A political heavy-hitter from Nigeria is shaking up the race to lead the World Trade Organization, but her immediate challenge is whether the rest of Africa will rally behind her candidacy this week.
Nigeria on Friday nominated Ngozi Okonjo-Iweala, a former finance minister and corruption-buster who now sits on the board of Twitter, to succeed Brazil’s Roberto Azevêdo as WTO director general in Geneva, ideally by September.
The entry of the Harvard-educated former World Bank No. 2 into the contest significantly increases the prospect that it could fall to the WTO’s first African boss to lead the sclerotic institution out of the paralysis caused by a trade war between America and China.
To her supporters in Geneva, she is just the candidate that the beleaguered institution needs for a reputational boost, steering it into the much-vaunted “African century” and away from the stark polarization of Washington-Beijing hostilities that have brought the WTO to a practical standstill in the past months.
One senior African trade official stressed that the continent’s advantage was that it was not in the front line of the tariff battles between China, the EU and the U.S. “Africa will not have a compromised candidate,” he said.
There are no guarantees that she will win, however. Even within the African Union, which is meant to unite behind a candidate this week, ructions have erupted. Egypt, an African powerhouse that has its own technocratic candidate in the race, is crying foul over the Nigerians’ choice. Kenya also opposes her, diplomats noted, and its former Foreign Minister Amina Mohamed was earlier seen as a contender.
Once candidates are chosen regionally, the appointment of a WTO boss is meant to be achieved by “consensus” through epic rounds of diplomatic haggling in Geneva.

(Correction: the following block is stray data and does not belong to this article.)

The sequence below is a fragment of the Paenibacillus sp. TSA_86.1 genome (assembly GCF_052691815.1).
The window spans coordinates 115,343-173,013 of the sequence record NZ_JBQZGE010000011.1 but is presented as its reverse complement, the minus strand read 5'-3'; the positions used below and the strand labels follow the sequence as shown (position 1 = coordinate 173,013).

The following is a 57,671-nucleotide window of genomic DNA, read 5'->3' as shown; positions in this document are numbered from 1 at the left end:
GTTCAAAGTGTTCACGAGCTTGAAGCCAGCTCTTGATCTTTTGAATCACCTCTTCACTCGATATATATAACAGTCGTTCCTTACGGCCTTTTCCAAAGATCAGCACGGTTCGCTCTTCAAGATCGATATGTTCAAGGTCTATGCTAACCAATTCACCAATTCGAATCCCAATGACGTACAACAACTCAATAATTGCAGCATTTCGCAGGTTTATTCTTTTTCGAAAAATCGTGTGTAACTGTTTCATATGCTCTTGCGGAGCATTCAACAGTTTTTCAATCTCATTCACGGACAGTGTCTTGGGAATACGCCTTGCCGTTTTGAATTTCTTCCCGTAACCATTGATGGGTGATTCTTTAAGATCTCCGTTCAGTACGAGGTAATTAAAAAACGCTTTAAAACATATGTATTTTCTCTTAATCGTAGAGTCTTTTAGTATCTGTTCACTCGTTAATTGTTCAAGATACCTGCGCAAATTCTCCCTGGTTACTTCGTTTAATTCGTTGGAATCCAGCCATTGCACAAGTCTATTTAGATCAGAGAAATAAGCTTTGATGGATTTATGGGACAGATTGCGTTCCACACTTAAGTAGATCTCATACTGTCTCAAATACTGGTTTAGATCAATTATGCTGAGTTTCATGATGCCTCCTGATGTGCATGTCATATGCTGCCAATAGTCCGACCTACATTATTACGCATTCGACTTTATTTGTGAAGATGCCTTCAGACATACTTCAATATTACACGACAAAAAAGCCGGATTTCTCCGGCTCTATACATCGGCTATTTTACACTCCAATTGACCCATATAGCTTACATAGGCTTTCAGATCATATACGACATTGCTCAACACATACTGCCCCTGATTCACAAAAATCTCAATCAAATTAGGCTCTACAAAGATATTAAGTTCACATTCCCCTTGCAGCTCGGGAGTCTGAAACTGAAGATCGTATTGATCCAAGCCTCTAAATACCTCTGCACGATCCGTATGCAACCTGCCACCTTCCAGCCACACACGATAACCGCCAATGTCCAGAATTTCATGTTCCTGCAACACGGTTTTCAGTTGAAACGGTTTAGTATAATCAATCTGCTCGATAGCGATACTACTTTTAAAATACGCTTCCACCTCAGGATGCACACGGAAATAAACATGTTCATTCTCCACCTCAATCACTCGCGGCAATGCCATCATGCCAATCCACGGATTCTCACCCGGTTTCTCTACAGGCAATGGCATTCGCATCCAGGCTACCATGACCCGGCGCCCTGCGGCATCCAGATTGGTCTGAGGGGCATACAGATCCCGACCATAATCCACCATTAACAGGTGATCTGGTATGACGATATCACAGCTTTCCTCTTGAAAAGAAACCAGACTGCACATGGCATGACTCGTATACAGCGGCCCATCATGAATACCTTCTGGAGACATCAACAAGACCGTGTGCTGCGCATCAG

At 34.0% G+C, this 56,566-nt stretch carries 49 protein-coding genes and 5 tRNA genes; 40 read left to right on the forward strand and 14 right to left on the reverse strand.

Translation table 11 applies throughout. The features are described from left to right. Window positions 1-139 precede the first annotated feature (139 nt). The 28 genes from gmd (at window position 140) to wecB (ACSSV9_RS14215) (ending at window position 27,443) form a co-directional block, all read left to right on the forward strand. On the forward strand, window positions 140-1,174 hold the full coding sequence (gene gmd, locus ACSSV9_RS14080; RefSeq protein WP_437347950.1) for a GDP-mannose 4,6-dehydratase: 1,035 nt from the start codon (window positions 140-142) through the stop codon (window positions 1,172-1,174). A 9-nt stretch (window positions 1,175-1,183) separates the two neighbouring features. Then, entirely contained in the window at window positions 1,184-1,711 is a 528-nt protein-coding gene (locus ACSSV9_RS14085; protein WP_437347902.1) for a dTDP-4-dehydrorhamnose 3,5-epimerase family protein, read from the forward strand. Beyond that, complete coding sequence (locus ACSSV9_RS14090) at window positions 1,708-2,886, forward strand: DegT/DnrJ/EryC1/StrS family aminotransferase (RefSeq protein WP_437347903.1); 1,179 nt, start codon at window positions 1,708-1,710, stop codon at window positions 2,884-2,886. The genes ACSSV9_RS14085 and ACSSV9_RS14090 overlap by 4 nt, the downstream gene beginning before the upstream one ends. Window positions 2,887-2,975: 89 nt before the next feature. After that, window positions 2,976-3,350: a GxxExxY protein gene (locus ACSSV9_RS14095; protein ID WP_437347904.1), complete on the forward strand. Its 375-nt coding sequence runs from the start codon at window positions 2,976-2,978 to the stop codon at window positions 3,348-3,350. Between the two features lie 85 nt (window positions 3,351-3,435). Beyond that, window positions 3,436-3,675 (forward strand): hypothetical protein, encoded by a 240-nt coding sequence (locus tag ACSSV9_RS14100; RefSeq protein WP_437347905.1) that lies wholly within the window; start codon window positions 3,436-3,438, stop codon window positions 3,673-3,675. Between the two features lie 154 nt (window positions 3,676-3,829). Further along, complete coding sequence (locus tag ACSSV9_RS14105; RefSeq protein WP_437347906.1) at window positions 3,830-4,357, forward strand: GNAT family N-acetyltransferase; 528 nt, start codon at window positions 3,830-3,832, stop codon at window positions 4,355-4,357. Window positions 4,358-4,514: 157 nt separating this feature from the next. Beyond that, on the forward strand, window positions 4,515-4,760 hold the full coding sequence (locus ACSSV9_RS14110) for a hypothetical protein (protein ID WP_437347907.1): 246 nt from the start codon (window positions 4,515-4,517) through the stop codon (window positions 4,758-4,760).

Okonjo-Iweala’s critics argue her expertise lies more in finance than trade, with one diplomat saying she was “not a trade name” and an African official saying, “International trade law isn’t really on her CV. Did they want to play the gender card with a high-profile successful woman close to the private sector?”
She is also regarded with suspicion by several on the EU side.
Despite Europe’s public declarations that it wants to forge closer alliances with Africa, its diplomats are also wary of a trade official who could rekindle feuds over Europe’s lavish agricultural subsidies — a long-held grievance in Africa. The European nightmare would be that European farm payments become snared up in talks on reducing state subsidies to Chinese industry.
Crucially, Europe is also eyeing the WTO top job for one of its own big names, potentially including European Commissioner for Trade Phil Hogan as well as one of his predecessors, Peter Mandelson, and Spanish Foreign Minister Arancha González. Washington has yet to make any comment on who it will support.
Front-line finance minister
Few doubt that Okonjo-Iweala is a force to be reckoned with. After 25 years at the World Bank, she twice served as Nigeria’s finance minister between 2003 and 2015, taking on a slew of vested interests. In 2012, her octogenarian mother was kidnapped, allegedly over the blocking of fuel-subsidy payments, but she remained committed to reforms. “Some people have to stand up,” she told the BBC in an interview on Nigerian corruption.
Her most headline-grabbing achievement was negotiating an $18 billion debt write-off with rich countries, but she also passed major measures such as an oil fund to stabilize the economy by banking crude income above a certain level. She cleaned up a highly corrupt fuel-subsidy scheme and significantly reduced delays at the country’s ports.